Just as California’s climate policies have driven innovation in energy efficiency, renewable energy and battery storage – creating 500,000 new jobs – many of the state’s recently enacted bills are beginning to drive innovation in water technology. State policymakers should take note.
These technologies, in turn, are poised to bring about new jobs and economic growth in California, while supporting the policy goals of creating more robust water utilities and better drought resilience for the state.
A good case in point are the new water efficiency measures, Senate Bill 606 and Assembly Bill 1668, signed into law in May, which evolved from the emergency water conservation regulations put in place during the drought. Coupled with the water loss management act, Senate Bill 555, the Sustainable Groundwater Management Act and the Open and Transparent Water Data Act, this series of new policies is beginning to spur a market for tools to help water utilities and users better manage their infrastructure and water use.
“Water efficiency [policy] is fueling an innovation economy around water,” said Nashelley Kaplan-Dailey, senior manager at Imagine H2O, a nonprofit organization that provides business accelerator programs and mentoring to promising water technology startups.
Ceres turned to Imagine H2O for insight on technologies under development in the water industry that respond to some of the new policy mandates. At Imagine H2O, Kaplan-Dailey focuses on the intersection between policy and innovation through the organization’s partnership with the Milken Institute California Center.
“Having regulatory clarity from the government opens up opportunities for innovation,” she added. “Policy has played a central role in the growth in the renewable energy sector – we think the same can be done in water.”
The water efficiency bills, S.B. 606 and A.B. 1668, direct the State Water Resources Control Board (SWRCB) to develop standards for water use for various activities and, once those are in place, will require water utilities to create budgets based on those standards plus factors for their particular geographic needs.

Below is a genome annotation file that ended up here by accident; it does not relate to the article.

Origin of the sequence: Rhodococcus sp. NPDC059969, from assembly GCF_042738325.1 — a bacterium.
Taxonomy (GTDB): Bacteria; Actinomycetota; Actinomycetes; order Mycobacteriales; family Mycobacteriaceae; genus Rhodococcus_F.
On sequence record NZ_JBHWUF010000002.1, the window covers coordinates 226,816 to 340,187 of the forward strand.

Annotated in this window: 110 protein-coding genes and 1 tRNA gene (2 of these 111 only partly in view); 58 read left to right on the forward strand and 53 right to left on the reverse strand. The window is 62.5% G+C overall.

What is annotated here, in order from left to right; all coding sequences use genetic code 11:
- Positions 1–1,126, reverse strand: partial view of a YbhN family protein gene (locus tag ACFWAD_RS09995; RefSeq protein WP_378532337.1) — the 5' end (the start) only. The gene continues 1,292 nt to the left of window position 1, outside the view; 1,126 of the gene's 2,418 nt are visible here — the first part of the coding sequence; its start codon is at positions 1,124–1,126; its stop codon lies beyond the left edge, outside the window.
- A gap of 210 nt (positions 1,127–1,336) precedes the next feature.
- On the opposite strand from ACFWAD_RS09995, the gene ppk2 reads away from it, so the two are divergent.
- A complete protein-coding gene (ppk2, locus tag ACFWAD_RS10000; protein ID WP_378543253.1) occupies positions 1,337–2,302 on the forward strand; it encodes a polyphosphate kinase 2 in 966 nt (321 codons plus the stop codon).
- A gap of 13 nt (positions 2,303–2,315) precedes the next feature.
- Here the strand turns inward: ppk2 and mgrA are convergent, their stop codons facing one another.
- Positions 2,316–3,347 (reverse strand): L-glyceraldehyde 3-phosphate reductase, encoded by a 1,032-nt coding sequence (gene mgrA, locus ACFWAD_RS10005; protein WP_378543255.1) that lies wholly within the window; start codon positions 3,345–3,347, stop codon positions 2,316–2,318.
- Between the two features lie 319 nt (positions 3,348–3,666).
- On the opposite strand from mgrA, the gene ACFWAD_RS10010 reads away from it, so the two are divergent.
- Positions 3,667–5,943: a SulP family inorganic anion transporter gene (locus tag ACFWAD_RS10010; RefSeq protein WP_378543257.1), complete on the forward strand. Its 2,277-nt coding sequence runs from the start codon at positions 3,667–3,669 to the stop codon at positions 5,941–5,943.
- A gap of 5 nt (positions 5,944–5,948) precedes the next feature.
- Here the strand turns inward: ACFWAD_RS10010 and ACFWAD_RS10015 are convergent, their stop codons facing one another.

One of the best approaches for many water utilities operating under restricted budgets is finding and repairing leaks in infrastructure that cause them to lose water – and money. Because the water seeping out of cracks and loose valves is already treated and pumped through the distribution system, but never gets to end users, it costs utilities money without bringing in any revenue.
Leaks are problematic for water utilities everywhere. The federal Environmental Protection Agency estimates that the average United States water utility loses 16 percent of its treated water to leakage; California’s average is in that range. Given the state’s frequent drought conditions, which will only grow worse with climate change, water loss is particularly worth solving here. The problem is that finding and repairing infrastructure leaks in underground pipes has been an expensive proposition.
But now technologies involving robotics, satellites, artificial intelligence and data mapping have come on to the market and they are taking the expensive guesswork out of finding leaks. For instance, WatchTower Robotics developed a small, sensor-laden robot housed in a rubber bubble that can be sent floating through pipes to detect leaks. Its sensors collect images and other data about the pipes and send that data to an analytics platform, which indicates where a system has ruptures. Another startup, Utilis, has adapted satellite imagery technology used to look for water on Mars into a tool that detects leaks and reads the condition of underground pipes from above.